Authors' Lounge

Connect with Authors:

Damon Marbut   Brook Syers  Jodie Pierce  Alesha Escobar  Engelia McCullough  Sebastian Briglia  Dylan Morgan  Marquita Herald  Edward Petty  Melissa McCarter  David Jester William Bortz Robert Fuller Clive Hindle Alan Phillips JB Stilwell Mark Sasse Clarissa Cartharn Caliph Shaquel Mark Knight John Harper Tim Chante

And Find Cheap Books:

Meet the Drifter, Dabbler, and Inspirational Writer, Tim Chante

So why don't you tell us about yourself... what defines you?

It’s hard to define me, even for me. As soon as I say I’m this or that, it feels redundant, or a lie. I guess basically most would see me as a sort of reject from the UK middle class, who’s had over 25 different and unrelated jobs, lived in numerous places both here and abroad and basically spent a lot of his life drifting and watching what everyone else is up to.

Seems you've been around the block. So how about your writing? 

My writing is intended to be upbeat and inspirational. It feels good to write, so I hope feels good to read. I don’t like writing that creates feelings of pain or fear – real life does that well enough. For me, writing is about helping us connect, not separate.

And what's your fuel? 

Saying things I want to say; showing my insides. It comes in fits and bursts. I don’t plan a story or book; a story tends to grow around something I want to say. In the end, the main reason I write is to hopefully know I’m not alone.

Speaking of not being alone, what advice can you offer to other passionate writers?

Write for yourself. It is an act that’s a bit like open heart surgery. If you can pretend no one else will ever read it, it’s easier.

What has been the biggest bump in the road for you?

Sometimes it can be hard to slow down and really explain or express something. I am more interested in story than description, so tend to underwrite the backgrounds.

Do your characters' struggles usually reflect your own life's?

Very much. Each one represents an aspect of me – although I see parts of me in everyone. But yes, I play out my internal worlds through my writing. I think most writers must do: writing seems to be making the inner world visible, or at least, the most interesting writing is.

Who or what is the source of your inspiration?

Observation. Questions and the previous incorrect answers I’ve temporarily believed.
‘Why’ interests me more than ‘what’, so I write to share, to explore, to free myself (and hopefully others), and to have fun with who and what we are.

Alright... Now give us a delicious morsel that nobody would guess about you! BOOM:

I’ve run over myself, with my own car, and got pinned underneath it.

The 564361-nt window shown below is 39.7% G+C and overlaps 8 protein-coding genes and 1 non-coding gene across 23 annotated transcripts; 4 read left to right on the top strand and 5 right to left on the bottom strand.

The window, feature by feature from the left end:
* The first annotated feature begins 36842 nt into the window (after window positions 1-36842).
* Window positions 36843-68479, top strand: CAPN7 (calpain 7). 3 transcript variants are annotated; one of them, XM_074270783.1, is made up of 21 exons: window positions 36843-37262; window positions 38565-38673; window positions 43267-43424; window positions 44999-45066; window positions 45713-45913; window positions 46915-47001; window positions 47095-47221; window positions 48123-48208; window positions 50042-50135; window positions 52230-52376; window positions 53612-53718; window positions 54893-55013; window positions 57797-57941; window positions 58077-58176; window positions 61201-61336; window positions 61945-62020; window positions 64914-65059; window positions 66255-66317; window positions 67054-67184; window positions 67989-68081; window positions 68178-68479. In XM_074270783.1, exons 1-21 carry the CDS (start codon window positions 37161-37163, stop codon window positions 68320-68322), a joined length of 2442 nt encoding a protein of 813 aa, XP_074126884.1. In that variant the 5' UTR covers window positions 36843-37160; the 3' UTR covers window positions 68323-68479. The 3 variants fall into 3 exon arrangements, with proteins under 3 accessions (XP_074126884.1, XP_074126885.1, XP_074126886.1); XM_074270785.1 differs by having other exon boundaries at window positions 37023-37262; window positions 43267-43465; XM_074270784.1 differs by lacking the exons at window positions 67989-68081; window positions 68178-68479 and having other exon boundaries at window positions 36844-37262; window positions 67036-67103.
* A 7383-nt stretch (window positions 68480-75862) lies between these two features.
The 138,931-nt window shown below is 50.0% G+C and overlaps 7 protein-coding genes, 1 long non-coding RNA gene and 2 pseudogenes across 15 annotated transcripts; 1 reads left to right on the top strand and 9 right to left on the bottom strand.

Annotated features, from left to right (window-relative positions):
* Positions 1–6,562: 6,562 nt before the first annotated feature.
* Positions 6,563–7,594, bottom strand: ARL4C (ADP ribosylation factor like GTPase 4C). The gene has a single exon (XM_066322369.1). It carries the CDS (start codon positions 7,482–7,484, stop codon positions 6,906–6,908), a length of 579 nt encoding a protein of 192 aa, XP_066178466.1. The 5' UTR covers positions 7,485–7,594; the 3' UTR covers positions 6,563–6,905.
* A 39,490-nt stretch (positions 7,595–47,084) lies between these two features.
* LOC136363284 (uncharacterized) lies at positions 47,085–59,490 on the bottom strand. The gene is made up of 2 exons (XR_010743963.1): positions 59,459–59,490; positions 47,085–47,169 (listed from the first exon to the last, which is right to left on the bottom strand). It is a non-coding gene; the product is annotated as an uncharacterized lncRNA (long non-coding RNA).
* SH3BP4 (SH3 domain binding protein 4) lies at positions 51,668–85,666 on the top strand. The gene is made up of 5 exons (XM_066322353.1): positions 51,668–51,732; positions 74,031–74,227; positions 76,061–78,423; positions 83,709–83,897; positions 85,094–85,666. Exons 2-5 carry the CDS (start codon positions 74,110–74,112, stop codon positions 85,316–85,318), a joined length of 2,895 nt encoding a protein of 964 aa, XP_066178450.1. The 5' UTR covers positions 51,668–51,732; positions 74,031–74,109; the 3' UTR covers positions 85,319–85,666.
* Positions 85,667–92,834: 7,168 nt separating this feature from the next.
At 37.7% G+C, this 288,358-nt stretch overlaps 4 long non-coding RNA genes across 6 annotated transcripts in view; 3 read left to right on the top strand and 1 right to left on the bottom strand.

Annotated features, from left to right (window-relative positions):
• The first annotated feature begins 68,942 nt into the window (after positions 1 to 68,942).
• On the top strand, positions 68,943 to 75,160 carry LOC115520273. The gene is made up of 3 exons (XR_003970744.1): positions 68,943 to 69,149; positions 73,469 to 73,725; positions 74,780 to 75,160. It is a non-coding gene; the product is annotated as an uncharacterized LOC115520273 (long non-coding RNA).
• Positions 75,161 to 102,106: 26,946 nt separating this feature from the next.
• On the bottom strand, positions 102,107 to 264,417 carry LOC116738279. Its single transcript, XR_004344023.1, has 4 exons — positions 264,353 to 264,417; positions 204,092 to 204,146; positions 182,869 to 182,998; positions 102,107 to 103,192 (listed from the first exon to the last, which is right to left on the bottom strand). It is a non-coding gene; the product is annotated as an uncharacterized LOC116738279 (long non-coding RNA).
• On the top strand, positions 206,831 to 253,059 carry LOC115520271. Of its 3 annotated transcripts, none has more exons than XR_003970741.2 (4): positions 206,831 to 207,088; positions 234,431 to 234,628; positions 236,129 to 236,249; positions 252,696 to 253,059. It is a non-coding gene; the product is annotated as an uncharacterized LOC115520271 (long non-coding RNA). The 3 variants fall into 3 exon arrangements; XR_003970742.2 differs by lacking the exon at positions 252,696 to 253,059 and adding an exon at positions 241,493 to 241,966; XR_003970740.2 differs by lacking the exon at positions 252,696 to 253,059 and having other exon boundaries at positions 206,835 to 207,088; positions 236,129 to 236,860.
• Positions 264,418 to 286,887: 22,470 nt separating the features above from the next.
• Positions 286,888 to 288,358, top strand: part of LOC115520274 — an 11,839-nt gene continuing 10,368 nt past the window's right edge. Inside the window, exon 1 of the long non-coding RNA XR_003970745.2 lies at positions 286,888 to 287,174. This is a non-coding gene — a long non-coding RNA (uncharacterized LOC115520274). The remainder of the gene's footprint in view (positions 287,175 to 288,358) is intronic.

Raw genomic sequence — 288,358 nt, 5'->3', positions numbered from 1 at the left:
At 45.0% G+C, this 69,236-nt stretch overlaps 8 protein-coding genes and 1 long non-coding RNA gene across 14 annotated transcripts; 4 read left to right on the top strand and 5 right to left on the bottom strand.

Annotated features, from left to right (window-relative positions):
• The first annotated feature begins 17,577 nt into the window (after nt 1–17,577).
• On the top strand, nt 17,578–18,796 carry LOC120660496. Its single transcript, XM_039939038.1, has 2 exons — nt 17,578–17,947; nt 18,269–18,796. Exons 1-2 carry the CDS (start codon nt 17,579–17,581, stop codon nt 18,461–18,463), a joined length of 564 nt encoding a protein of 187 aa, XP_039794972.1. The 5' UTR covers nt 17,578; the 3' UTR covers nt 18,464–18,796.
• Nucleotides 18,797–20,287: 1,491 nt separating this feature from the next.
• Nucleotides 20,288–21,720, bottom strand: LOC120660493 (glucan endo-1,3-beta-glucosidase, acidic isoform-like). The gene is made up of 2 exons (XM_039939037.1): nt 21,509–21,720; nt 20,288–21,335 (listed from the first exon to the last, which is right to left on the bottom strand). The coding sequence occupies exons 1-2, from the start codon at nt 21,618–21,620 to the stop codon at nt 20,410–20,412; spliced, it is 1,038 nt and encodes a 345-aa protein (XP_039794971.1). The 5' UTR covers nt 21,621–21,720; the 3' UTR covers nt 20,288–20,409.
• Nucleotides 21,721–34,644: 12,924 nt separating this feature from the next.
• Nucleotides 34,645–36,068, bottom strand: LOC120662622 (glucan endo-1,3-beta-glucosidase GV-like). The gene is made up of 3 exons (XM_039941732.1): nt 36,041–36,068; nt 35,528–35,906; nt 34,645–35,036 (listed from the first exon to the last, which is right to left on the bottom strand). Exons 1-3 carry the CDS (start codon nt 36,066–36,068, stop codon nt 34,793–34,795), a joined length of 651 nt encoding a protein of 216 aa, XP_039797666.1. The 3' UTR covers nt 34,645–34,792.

Well, that's...

Connect with Tim

Kindle US -

Paperback US - 

Kindle UK -

Paperback UK - 

Meet Game Fiction Writer, John Harper   
For those who don't know you... who are you and from where have you come?

My name is John Harper and I hail from Wellington, New Zealand.

Tell us about your work.

I'm writing a novel that is an official tie-in novel for Elite:Dangerous, a computer game being released in March 2014. It's a story about space travel set in 3300 and it involves a race against the clock and a journey of personal discovery. One of the major themes of the work is freedom and history, being bound by your past, and how your past dictates your future.

What fuels your craft?

I've always wanted to be a writer. When I was five years old I stood up before school assembly and read out my 'novelisation' of the movie Short Circuit. It had a wall paper cover and was about ten pages, complete with illustrations by yours truly. From that point on writing has always been a part of my life.

For this project in particular, it comes down to one word: passion. The original game of Elite was something of a life changer for me. I started playing it in 1988 ish as a 6-7 year old. It was so completely different to any other game in history. As a small kid I had my own space ship and complete and unrestricted access to the in-game galaxy. There were no rules. I could do what I want, make money how I wanted, go where I wanted. It was freedom and it was space. My love of space grew from this game. But I also learnt a lot of life lessons from this game. How economies worked, what classical music was, I learnt about velocities and celestial mechanics and fancy words like platinum and alloys and industrial. I played this game to the destruction of my Atari ST, trying to get across the in-game galaxy in one afternoon. Smoke poured from the vents and the game went bye-bye. I played the sequels with equal passion and I've co-written a large (we're talking approaching one millions words) space opera style fan fiction piece for the game. This game is in my blood. And now I'm writing official fiction for the game universe.